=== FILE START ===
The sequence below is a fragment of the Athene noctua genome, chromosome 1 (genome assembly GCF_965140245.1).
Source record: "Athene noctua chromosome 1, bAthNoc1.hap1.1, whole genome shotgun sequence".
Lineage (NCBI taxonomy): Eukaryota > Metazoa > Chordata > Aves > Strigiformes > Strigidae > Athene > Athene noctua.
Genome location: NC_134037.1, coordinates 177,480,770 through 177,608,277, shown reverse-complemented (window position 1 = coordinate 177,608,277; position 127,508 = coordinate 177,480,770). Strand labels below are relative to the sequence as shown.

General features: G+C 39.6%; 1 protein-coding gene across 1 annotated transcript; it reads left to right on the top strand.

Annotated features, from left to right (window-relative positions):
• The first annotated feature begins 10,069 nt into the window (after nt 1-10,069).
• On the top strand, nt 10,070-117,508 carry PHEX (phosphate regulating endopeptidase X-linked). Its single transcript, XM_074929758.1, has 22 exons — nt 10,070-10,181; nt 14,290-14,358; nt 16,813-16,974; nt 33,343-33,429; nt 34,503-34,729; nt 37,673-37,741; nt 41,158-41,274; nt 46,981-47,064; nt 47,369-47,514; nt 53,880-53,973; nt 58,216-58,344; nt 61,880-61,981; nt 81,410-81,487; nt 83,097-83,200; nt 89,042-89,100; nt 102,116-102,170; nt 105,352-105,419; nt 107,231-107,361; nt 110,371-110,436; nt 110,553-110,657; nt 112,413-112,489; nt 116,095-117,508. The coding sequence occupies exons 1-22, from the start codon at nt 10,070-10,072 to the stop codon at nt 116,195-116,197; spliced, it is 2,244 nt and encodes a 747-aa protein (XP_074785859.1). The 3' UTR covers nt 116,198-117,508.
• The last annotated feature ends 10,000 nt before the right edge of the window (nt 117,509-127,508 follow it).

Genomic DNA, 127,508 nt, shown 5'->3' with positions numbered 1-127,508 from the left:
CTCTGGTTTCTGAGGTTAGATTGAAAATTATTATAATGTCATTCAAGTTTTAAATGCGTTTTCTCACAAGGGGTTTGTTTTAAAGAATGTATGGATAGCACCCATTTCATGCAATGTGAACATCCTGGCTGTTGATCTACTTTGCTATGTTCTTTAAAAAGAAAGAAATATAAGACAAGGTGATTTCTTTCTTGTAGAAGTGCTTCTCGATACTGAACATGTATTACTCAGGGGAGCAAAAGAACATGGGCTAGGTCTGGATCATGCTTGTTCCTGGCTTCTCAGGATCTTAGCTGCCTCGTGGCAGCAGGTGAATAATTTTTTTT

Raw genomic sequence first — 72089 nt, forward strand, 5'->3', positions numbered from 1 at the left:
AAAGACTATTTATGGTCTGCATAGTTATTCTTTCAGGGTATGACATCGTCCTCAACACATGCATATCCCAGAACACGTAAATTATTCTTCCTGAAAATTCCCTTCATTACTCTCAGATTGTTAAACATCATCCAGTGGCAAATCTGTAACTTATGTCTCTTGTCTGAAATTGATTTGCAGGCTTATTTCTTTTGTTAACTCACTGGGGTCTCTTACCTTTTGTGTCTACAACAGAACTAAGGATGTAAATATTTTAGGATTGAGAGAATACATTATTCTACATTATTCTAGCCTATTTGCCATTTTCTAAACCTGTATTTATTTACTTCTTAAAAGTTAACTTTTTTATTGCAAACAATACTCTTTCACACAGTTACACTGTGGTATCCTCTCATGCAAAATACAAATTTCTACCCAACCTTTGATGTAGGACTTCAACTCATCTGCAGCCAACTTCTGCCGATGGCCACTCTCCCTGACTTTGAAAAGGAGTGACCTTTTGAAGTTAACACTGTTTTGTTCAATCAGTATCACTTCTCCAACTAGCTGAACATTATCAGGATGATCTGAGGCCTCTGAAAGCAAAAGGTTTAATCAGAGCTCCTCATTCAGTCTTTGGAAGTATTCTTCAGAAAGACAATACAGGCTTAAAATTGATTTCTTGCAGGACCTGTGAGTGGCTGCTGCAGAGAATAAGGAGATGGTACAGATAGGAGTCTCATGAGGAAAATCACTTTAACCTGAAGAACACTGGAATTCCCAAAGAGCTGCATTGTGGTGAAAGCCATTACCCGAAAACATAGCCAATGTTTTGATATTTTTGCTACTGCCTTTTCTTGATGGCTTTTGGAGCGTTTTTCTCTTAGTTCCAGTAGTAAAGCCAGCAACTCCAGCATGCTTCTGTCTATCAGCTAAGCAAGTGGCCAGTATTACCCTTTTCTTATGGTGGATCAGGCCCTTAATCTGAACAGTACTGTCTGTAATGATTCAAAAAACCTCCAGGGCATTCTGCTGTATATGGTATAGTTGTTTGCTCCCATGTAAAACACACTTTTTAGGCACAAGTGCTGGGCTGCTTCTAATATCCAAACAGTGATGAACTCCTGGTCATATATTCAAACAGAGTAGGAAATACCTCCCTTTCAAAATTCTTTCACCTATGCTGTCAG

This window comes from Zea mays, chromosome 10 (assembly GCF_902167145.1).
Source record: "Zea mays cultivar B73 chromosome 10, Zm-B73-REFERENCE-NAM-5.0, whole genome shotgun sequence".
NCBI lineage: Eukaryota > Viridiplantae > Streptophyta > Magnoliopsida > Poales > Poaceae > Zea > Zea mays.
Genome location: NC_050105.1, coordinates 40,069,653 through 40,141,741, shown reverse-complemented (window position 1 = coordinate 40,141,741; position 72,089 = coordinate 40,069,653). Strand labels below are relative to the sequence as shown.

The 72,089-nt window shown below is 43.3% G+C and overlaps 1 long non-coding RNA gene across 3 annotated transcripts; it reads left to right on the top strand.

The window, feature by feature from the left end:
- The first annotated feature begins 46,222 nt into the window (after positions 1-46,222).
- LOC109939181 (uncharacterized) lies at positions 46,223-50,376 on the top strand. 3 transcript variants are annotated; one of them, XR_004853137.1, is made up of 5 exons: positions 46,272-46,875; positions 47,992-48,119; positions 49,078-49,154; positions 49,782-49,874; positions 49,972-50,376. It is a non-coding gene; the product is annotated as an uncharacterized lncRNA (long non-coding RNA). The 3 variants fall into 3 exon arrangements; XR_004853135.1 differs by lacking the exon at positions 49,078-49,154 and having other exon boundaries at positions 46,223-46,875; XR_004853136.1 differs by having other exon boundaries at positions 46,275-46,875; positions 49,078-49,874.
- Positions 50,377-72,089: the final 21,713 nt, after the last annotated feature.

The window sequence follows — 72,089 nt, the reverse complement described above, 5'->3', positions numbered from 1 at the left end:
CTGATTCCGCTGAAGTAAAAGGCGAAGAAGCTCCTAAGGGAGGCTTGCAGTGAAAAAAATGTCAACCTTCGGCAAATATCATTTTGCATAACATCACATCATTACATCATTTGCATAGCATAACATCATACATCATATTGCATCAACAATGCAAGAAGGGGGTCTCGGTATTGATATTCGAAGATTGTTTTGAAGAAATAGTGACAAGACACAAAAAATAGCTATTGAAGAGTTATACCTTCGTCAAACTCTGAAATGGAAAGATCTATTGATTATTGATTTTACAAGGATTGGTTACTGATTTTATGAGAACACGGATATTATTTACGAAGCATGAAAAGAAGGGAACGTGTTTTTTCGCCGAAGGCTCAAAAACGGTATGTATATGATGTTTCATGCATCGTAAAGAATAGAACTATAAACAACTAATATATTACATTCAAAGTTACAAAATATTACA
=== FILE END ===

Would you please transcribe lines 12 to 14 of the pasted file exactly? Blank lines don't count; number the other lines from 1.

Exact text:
Raw genomic sequence first — 72089 nt, forward strand, 5'->3', positions numbered from 1 at the left:
AAAGACTATTTATGGTCTGCATAGTTATTCTTTCAGGGTATGACATCGTCCTCAACACATGCATATCCCAGAACACGTAAATTATTCTTCCTGAAAATTCCCTTCATTACTCTCAGATTGTTAAACATCATCCAGTGGCAAATCTGTAACTTATGTCTCTTGTCTGAAATTGATTTGCAGGCTTATTTCTTTTGTTAACTCACTGGGGTCTCTTACCTTTTGTGTCTACAACAGAACTAAGGATGTAAATATTTTAGGATTGAGAGAATACATTATTCTACATTATTCTAGCCTATTTGCCATTTTCTAAACCTGTATTTATTTACTTCTTAAAAGTTAACTTTTTTATTGCAAACAATACTCTTTCACACAGTTACACTGTGGTATCCTCTCATGCAAAATACAAATTTCTACCCAACCTTTGATGTAGGACTTCAACTCATCTGCAGCCAACTTCTGCCGATGGCCACTCTCCCTGACTTTGAAAAGGAGTGACCTTTTGAAGTTAACACTGTTTTGTTCAATCAGTATCACTTCTCCAACTAGCTGAACATTATCAGGATGATCTGAGGCCTCTGAAAGCAAAAGGTTTAATCAGAGCTCCTCATTCAGTCTTTGGAAGTATTCTTCAGAAAGACAATACAGGCTTAAAATTGATTTCTTGCAGGACCTGTGAGTGGCTGCTGCAGAGAATAAGGAGATGGTACAGATAGGAGTCTCATGAGGAAAATCACTTTAACCTGAAGAACACTGGAATTCCCAAAGAGCTGCATTGTGGTGAAAGCCATTACCCGAAAACATAGCCAATGTTTTGATATTTTTGCTACTGCCTTTTCTTGATGGCTTTTGGAGCGTTTTTCTCTTAGTTCCAGTAGTAAAGCCAGCAACTCCAGCATGCTTCTGTCTATCAGCTAAGCAAGTGGCCAGTATTACCCTTTTCTTATGGTGGATCAGGCCCTTAATCTGAACAGTACTGTCTGTAATGATTCAAAAAACCTCCAGGGCATTCTGCTGTATATGGTATAGTTGTTTGCTCCCATGTAAAACACACTTTTTAGGCACAAGTGCTGGGCTGCTTCTAATATCCAAACAGTGATGAACTCCTGGTCATATATTCAAACAGAGTAGGAAATACCTCCCTTTCAAAATTCTTTCACCTATGCTGTCAG

This window comes from Zea mays, chromosome 10 (assembly GCF_902167145.1).